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Sometimes called false spirea or false goat's beard, Astilbe is a beautiful woodland shade perennial. Available in a range of colours, Astilbe flowers open in lovely plumes of red, pink, white or lavender that add lots of movement and dynamism to the garden. Their foliage may be green or gold, shiny or matte, and is certain to stand out as much as the fluffy blooms. Astilbe is deer resistant, and, thanks to its relation to native woodland plants, it grows amazingly well in American gardens. Astilbe is a true must-have for any shady spot, and perfect for planting beneath trees or along shaded paths.

All You Need to Know About Astilbes

When astilbes were introduced into Europe from the Orient in the mid-19th century, their beautiful flowering plumes reminded palace gardeners of popular spring-blooming spirea shrubs. Still to this day, in both Europe and America, they are often called garden or florists' spirea. In Holland, astilbes have long been the mainstay of summer perennial gardens. They're so easy to grow and require so little attention, you'll even find them blooming brightly along roads and canals. Planted en masse, they're a special delight. While you'll find them blooming in sunny spots, they are most often chosen for their unique ability to grow with vigour and bloom profusely in shade or semi-shade. While their flowering stems bloom with colourful charm for several weeks in late spring and early summer, their beauty doesn't end when the colour fades. The dried plumes turn an elegant amber-tan and continue to provide garden charm all through the summer and into the fall. Meanwhile, the mounds of high-gloss, dark green foliage provides an extremely attractive ground cover. Bundle your astilbe flowers with Breck's selection of full-shade perennial bulbs to round out the perfect shade garden.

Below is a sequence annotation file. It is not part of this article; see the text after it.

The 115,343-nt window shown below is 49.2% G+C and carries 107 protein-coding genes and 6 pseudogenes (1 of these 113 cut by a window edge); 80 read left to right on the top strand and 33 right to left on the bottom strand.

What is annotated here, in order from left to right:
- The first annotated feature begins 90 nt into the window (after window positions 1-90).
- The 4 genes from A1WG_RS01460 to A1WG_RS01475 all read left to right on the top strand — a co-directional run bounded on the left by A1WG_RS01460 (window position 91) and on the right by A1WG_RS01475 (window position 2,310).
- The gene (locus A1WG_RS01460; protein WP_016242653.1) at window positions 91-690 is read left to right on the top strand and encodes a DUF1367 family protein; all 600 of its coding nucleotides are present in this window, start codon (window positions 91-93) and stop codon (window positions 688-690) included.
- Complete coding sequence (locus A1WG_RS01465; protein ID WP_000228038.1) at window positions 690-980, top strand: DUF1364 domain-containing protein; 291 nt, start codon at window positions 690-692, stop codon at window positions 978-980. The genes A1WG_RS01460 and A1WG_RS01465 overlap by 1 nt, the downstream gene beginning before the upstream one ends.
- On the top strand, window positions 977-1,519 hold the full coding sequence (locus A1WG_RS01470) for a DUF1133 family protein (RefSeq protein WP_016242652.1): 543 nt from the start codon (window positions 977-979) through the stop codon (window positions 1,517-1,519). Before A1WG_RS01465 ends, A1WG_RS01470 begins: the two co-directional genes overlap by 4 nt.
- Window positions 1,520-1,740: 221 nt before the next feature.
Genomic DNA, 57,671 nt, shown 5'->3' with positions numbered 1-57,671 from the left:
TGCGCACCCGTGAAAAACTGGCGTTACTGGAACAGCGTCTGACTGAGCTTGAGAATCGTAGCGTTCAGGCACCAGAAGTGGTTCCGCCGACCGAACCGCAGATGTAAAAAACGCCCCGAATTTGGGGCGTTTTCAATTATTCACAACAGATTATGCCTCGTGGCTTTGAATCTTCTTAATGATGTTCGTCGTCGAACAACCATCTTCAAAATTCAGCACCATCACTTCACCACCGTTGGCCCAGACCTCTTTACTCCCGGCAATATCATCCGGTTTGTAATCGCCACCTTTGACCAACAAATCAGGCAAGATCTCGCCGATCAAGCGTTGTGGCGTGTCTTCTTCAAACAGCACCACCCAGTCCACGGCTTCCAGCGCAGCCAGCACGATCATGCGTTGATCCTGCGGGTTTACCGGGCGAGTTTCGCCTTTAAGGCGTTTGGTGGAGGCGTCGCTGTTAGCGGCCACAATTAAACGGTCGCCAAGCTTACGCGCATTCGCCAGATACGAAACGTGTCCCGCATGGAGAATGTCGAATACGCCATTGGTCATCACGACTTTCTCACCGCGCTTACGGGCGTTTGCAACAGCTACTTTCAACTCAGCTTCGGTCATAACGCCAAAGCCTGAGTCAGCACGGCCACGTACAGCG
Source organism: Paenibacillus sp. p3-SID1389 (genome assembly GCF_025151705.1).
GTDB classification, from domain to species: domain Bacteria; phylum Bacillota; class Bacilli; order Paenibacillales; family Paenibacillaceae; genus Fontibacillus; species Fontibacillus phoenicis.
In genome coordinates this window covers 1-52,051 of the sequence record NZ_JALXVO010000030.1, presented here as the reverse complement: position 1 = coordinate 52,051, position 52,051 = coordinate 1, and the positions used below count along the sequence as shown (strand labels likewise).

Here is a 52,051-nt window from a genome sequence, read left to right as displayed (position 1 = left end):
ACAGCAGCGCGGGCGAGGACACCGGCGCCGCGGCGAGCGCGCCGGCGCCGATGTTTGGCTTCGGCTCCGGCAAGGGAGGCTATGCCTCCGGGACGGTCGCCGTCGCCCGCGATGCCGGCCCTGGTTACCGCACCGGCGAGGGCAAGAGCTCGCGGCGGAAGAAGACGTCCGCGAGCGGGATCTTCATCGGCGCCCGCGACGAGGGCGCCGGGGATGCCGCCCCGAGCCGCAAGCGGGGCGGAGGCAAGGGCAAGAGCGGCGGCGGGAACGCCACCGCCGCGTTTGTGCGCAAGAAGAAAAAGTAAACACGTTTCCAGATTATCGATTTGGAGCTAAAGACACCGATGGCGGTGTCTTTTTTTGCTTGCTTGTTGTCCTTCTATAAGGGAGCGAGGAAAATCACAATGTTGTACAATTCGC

How To Pronounce 'Astilbe'

Astilbe pronunciation is among the most common questions regarding this plant! Astilbe is pronounced "ah-STILL-bee." The name comes from the Greek term, "stilbos," which means "glittering." Like many Greek terms, the "be" at the end is pronounced, and not used to make the center vowel long.

Why Buy Astilbe Flowers?

Astilbe are often thought of as workhorse-style shade garden plants—when something else won't grow, fill in with astilbe! However, these plants are so much more than performance. Their feathery flowers and glossy foliage really bump up the texture and movement in your shade garden, and those flowers last and last.

That said, the utilitarian aspects of astilbe are not to be ignored. These plants are deer-resistant and truly low-maintenance. They're also tolerant of even the heaviest shade, making them ideal for use along tree-lined paths or in woody areas. Their lineage, coming from native American plants, means that they'll perform well in poor or even slightly boggy soil.

When To Buy Astilbe Flowers

Astilbe plants are typically sold as potted or bare-root plants, and should be planted in spring after the final frost date. That means that you should buy your astilbe in spring, too! If you buy astilbe online, they'll be shipped to you at the right time to plant.

Is Astilbe a Perennial?